Jacob Zuma says he will appear before the state capture inquiry in July
Former president Jacob Zuma, who has until now refused to answer specific questions on alleged state capture during his time in office, has agreed to make himself available to the Zondo commission of inquiry.
Zuma said he would "attend" the commission in July even though, in a letter from his lawyer, Daniel Mantsha, he maintained that the commission was biased against him and "lacks the requisite impartiality", Business Day reported on Tuesday.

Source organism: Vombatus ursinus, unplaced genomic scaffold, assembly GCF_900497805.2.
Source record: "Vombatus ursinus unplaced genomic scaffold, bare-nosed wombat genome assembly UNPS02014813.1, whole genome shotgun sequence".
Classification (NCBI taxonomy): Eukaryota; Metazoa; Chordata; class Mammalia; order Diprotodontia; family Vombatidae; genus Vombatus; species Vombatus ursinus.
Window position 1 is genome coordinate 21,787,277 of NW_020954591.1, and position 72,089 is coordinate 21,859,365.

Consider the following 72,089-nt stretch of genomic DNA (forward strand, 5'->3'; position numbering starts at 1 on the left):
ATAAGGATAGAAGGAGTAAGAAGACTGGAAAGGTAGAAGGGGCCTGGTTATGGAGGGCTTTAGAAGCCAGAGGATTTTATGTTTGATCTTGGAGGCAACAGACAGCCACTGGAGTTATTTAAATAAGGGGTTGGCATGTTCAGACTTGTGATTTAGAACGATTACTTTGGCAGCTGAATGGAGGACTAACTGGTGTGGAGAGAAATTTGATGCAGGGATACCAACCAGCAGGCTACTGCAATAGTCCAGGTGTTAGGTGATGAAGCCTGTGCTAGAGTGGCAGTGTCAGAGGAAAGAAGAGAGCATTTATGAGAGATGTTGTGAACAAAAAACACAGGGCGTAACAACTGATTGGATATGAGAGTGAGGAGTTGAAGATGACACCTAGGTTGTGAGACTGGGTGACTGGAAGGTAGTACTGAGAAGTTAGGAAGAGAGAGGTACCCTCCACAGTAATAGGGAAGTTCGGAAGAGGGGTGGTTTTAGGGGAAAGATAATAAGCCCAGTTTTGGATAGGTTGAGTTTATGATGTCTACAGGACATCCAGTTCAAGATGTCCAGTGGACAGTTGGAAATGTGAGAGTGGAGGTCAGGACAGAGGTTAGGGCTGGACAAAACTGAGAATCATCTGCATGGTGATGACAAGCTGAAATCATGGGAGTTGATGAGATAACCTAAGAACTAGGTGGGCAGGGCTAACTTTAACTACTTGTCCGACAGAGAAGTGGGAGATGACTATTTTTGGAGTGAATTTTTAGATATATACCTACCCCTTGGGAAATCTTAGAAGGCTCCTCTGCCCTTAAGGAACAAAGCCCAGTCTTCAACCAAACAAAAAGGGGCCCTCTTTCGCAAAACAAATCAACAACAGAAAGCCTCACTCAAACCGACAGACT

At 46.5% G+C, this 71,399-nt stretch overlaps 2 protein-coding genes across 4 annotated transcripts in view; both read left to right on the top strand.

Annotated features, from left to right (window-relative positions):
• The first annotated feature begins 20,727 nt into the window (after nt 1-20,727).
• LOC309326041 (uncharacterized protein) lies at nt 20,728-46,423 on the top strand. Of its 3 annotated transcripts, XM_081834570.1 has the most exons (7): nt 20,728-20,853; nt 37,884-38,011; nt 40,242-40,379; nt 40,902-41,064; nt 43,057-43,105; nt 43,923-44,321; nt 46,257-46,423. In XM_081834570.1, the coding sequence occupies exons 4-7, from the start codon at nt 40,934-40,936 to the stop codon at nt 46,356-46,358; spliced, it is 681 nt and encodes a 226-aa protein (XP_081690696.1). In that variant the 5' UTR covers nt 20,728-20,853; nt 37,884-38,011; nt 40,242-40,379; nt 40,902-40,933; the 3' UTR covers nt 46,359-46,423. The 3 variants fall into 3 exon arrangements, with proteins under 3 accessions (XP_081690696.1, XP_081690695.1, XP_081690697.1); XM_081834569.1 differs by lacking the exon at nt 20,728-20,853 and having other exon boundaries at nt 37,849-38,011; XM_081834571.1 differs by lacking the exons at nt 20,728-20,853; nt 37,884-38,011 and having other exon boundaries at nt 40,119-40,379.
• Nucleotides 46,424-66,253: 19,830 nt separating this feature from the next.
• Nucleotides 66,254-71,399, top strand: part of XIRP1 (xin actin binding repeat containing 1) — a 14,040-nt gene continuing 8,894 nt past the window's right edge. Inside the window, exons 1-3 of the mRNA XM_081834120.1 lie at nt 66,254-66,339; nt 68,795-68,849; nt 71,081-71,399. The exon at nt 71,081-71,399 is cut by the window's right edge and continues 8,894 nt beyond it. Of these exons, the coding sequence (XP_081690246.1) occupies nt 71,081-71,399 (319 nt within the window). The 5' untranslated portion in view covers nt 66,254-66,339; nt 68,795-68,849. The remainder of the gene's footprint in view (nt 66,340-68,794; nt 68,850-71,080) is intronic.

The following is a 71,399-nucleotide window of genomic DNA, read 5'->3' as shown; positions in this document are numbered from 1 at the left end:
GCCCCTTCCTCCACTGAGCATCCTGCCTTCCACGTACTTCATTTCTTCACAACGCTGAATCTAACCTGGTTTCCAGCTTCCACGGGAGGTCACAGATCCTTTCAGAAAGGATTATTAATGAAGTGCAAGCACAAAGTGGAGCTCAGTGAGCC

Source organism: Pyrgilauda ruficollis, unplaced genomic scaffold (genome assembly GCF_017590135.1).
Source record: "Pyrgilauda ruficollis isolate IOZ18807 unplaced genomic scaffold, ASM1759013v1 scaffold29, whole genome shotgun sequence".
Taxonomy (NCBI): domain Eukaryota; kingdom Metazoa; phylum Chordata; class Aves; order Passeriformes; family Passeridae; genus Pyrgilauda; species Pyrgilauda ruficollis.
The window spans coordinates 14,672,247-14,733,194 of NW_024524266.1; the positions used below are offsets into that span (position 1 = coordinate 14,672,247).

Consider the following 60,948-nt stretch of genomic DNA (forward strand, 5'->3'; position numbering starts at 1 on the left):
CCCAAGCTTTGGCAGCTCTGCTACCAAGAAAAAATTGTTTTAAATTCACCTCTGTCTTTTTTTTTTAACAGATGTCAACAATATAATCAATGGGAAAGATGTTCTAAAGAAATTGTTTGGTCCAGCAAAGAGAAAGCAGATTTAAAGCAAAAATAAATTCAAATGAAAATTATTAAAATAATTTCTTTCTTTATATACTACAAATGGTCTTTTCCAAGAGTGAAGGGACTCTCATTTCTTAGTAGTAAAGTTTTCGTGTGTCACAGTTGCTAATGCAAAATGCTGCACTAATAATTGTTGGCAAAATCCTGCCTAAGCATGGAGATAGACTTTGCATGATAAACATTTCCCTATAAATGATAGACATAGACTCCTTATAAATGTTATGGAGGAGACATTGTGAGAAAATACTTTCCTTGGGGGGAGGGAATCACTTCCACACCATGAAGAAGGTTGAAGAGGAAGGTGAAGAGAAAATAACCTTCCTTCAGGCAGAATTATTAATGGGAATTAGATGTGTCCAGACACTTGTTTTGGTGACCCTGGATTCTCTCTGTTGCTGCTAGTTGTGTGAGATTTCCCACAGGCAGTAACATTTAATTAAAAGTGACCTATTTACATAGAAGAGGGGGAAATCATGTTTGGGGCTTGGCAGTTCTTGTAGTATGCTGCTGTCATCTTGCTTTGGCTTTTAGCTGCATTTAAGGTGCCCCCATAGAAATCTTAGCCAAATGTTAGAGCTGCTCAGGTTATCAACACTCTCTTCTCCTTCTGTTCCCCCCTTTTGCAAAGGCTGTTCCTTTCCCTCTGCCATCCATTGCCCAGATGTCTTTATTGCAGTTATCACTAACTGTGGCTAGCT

TimesLIVE reported last week that the state capture inquiry said Zuma had no right to insist on being furnished with a list of questions as a condition for him to voluntarily take the stand.
In a statement, the commission said it had been waiting more than six weeks for Zuma to submit a written undertaking that he would appear before it.
PODCAST: Sunday Times Politics Weekly - Ace vs Ramaphosa face-off will taint the next Sona
The week of July 15 to 19 has been set aside to enable Zuma "to give his side of the story in response to the statements or affidavits and evidence of certain identified witnesses", the commission said.
Deputy chief justice Raymond Zondo is leading the inquiry into allegations of state capture.